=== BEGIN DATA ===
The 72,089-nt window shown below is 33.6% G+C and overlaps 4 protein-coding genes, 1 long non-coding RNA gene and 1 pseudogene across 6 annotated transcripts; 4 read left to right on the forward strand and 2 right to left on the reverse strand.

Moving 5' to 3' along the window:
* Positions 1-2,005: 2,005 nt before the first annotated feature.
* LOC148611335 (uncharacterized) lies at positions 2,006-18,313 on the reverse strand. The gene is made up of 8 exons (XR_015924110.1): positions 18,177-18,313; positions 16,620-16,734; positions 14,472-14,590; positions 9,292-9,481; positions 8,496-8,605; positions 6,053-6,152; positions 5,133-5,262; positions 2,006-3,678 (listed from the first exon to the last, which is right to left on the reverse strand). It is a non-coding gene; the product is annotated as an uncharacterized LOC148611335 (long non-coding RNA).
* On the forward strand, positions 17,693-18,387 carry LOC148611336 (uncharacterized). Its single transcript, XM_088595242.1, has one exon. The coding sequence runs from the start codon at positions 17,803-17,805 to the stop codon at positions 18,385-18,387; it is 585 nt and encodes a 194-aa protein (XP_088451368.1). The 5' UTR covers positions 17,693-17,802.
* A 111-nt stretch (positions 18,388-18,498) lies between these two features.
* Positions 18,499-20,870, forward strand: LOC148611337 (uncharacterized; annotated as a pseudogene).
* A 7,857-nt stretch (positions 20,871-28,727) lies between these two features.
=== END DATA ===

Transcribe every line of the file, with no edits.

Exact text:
The 72,089-nt window shown below is 33.6% G+C and overlaps 4 protein-coding genes, 1 long non-coding RNA gene and 1 pseudogene across 6 annotated transcripts; 4 read left to right on the forward strand and 2 right to left on the reverse strand.

Moving 5' to 3' along the window:
* Positions 1-2,005: 2,005 nt before the first annotated feature.
* LOC148611335 (uncharacterized) lies at positions 2,006-18,313 on the reverse strand. The gene is made up of 8 exons (XR_015924110.1): positions 18,177-18,313; positions 16,620-16,734; positions 14,472-14,590; positions 9,292-9,481; positions 8,496-8,605; positions 6,053-6,152; positions 5,133-5,262; positions 2,006-3,678 (listed from the first exon to the last, which is right to left on the reverse strand). It is a non-coding gene; the product is annotated as an uncharacterized LOC148611335 (long non-coding RNA).
* On the forward strand, positions 17,693-18,387 carry LOC148611336 (uncharacterized). Its single transcript, XM_088595242.1, has one exon. The coding sequence runs from the start codon at positions 17,803-17,805 to the stop codon at positions 18,385-18,387; it is 585 nt and encodes a 194-aa protein (XP_088451368.1). The 5' UTR covers positions 17,693-17,802.
* A 111-nt stretch (positions 18,388-18,498) lies between these two features.
* Positions 18,499-20,870, forward strand: LOC148611337 (uncharacterized; annotated as a pseudogene).
* A 7,857-nt stretch (positions 20,871-28,727) lies between these two features.